In some applications, it may be useful to couple the load lock 10 to a central transfer chamber around which are arranged multiple processing chambers, each of which may be separated from the central transfer chamber by a respective slit valve. The paddle 20 transfer a wafer into the central transfer chamber, and rotary robot within the central transfer chamber directly or indirectly receives the wafer from the paddle 20 and then transfers the wafer between the multiple processing chambers.
This design offers several benefits. The footprint of the load lock and its manipulator is greatly decreased over that resulting when the manipulator is a rod supporting the proximal end of the paddle and projected therefrom away from the processing chamber. In that case, the rod must extend to the right as illustrated the entire throw distance of the paddle travel, and this distance is within the clean room from which the wafers are being transferred. In the inventive design, the throw distance may extend from one end of the load lock 10 to the other including the wafer-loading area less the axial extent of trolley 22. Furthermore, whatever particles are generated by the trolley 22 traveling along the rail 24 are generated below the wafer and are thus more likely to fall to the bottom of the load lock rather than settle on the wafer. Yet further, the design is simpler than the two-dimensional robot and hence more economical. Even the simple one-rail design provides adequate stability and repeatable wafer positioning.
A more detailed orthographic view of a load lock and linear delivery system 40 is illustrated in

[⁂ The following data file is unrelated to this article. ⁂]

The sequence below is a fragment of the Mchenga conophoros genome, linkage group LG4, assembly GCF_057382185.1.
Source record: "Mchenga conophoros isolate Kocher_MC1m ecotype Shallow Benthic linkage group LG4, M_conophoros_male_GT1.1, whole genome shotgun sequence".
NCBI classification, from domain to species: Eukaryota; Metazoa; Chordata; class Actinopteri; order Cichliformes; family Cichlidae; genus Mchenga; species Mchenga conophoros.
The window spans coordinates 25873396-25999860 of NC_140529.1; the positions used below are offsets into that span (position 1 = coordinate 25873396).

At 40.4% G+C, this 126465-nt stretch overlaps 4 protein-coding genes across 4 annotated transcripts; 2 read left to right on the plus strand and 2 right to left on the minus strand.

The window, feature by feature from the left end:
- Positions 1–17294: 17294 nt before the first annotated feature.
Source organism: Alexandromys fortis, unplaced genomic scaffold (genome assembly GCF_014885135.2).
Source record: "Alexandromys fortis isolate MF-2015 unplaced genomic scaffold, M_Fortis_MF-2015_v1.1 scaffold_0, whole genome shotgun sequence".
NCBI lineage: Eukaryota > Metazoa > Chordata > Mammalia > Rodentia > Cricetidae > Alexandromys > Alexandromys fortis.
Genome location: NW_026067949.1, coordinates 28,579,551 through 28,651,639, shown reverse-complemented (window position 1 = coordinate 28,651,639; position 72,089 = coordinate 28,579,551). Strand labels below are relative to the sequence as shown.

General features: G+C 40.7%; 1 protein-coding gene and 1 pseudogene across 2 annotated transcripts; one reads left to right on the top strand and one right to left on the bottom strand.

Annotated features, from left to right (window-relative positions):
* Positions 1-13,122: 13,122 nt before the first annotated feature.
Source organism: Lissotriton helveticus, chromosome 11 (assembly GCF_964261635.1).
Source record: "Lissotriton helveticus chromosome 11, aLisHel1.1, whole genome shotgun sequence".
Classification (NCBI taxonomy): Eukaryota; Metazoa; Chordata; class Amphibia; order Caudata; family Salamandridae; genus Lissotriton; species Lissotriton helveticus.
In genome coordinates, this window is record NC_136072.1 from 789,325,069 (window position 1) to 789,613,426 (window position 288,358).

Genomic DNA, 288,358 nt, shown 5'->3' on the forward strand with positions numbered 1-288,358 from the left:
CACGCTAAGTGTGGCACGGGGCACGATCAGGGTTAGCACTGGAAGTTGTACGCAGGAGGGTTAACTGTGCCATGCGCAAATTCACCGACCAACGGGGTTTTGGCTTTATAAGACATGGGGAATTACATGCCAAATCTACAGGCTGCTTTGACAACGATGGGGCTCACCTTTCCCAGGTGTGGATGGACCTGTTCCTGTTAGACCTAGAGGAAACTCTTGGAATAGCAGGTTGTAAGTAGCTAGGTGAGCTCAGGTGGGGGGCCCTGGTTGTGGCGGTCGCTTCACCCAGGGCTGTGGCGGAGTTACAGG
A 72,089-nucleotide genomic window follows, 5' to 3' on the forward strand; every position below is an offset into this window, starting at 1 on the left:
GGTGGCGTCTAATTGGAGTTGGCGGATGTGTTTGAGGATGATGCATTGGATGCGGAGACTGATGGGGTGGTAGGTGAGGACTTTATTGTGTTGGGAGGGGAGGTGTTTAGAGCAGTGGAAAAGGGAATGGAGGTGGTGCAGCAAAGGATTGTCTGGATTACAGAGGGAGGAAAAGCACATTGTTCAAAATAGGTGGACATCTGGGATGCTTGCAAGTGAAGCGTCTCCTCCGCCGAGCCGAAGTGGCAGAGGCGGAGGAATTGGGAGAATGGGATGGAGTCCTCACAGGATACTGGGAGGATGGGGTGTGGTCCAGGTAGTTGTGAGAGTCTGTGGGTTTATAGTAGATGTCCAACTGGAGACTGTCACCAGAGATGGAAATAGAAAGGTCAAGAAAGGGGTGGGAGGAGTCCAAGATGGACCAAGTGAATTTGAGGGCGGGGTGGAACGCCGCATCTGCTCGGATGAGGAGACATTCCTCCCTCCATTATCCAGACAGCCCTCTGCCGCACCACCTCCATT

An exploded orthographic view of a somewhat modified version of the of the load lock and linear delivery system 40 is illustrated in FIG. 3. An annular flange 70 vacuum seals an unillustrated window to the top of the door 46. Two hinges 71 fixed to both the rear of the door 46 and the top of the load lock chamber 42 allows the door 46 to swing between the open position which allows a wafer to be transferred in and out of the load lock and a closed position which vacuum seals the door 46 to the chamber 42.
The riser 58 has an upper portion which fits through the slot 60 in the bottom of the load lock chamber 42 to support the paddle assembly including the wafer holder 54 and paddle arm 56 within the upper portion of the load lock chamber 42. A non-magnetic nacelle cover 72 having a semicircular lower outer surface 74 is fixed and vacuum sealed to the bottom of the load lock chamber 42. The nacelle cover 72 supports a rail assembly including a rail 76 linearly extending along and beneath the chamber slot 60. A trolley 80 is supported on and freely slides along the rail 76. The riser 58 is fixed to the top of the trolley 80 so that the paddle assembly moves with the trolley 80. A first saddle magnet 82 is fit to the bottom of the trolley 80. It is magnetized along the axis of the rail 76 and has a general horseshoe shape with an outer radius to slidably fit near the inner side of the semi-circular surface 74 of the nacelle cover 72. The trolley 80 and first magnet 82 act as an internal drive while the rail 74 acts as an internal guide.
An outer drive assembly 90 is positioned and mounted outside the vacuum chamber, preferably with legs 91 (
The second saddle magnet 94 is also magnetized along the axis of the rail 74 but in the opposite direction than the first saddle magnet 82. Both magnets 82, 94 are composed of rare-earth magnetic material, such as NdBFe, and form a powerful magnetic circuit across the non-magnetic nacelle cover 74. Thereby, the motor 92 on the exterior of the load lock vacuum chamber linearly drives the trolley 80 and attached wafer paddle assembly within the vacuum chamber.
The trolley 80 is illustrated orthographically in FIG. 4 and in axial cross-sectional view in